Edit All

    You can click to edit properties for individual columns in the table, or select Edit All to edit all rows at once.

    Add Column

    Click Add Column to display the Column editor and create a new column.

  4. From the Source Data tab, you can preview the first 25 rows of source data for the table. Resize the columns in the display table if needed. Click Get Row Count to retrieve a complete row count for the table or view.
  5. For dimension tables only: from the Hierarchies tab, edit the hierarchies and levels for the table.
  6. From the Permissions tab, specify object permissions.
  7. From the Data Filters tab, you can define data filters that provide row-level filtering for data model objects. See Secure Access to Data.
  8. Click Done to return to the data model.

Add More Columns to Fact and Dimension Tables

There are different ways to add more source columns to fact and dimension tables in your model.

Add Columns from Another Source to a Dimension Table

You can add the columns from another source table or view to an existing dimension table. For example, you may want to include attributes from a Product Category table in your Products dimension table.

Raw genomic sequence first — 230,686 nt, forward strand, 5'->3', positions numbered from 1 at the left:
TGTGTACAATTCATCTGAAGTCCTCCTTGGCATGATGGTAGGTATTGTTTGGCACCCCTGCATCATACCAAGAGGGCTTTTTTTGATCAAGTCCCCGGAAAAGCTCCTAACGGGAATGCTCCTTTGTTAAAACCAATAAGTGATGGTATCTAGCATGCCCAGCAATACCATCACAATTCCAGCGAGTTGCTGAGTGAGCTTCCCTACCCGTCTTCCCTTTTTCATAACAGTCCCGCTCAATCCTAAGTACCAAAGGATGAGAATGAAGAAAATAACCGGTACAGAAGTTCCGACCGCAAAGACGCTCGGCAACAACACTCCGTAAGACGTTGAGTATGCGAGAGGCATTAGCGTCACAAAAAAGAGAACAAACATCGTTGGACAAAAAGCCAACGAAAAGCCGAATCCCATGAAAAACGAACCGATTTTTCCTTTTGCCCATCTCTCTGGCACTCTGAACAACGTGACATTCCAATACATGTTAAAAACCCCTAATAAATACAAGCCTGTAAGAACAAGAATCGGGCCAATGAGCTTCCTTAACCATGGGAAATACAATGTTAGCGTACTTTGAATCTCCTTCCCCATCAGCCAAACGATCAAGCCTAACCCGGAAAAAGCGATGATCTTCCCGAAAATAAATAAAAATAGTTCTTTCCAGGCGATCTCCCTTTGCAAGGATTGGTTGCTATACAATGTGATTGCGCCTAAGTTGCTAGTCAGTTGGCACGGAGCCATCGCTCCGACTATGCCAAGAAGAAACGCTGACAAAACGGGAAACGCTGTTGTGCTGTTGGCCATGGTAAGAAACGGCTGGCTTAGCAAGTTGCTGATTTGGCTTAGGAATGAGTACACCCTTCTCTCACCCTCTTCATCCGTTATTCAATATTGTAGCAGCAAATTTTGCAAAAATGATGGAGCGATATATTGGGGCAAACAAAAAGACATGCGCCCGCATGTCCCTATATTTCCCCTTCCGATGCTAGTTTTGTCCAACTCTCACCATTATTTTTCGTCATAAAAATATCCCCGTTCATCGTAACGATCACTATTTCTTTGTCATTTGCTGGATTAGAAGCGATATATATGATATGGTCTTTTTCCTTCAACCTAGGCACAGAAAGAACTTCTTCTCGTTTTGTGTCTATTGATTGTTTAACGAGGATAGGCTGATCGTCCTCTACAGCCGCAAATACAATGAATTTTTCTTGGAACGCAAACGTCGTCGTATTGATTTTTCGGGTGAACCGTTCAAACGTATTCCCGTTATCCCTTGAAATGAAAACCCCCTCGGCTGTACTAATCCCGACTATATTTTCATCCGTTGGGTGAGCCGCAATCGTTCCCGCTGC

1. In Data Modeler, lock the model for editing.
  2. Select the dimension table you want to edit so its Overview tab displays.
  3. Drag and drop the source table or view that contains the columns you want to add from the Database pane to the dimension table (columns area).
    Alternatively, right-click the dimension table you want to edit, click Add Columns, and then select the source table or view that contains the columns you want to add.
  4. Select appropriate join columns and click OK.
View the dimension table to see the additional columns. The Source property shows that the dimension table is based on a new database view. Data Modeler creates a new database view whenever you add columns from another source.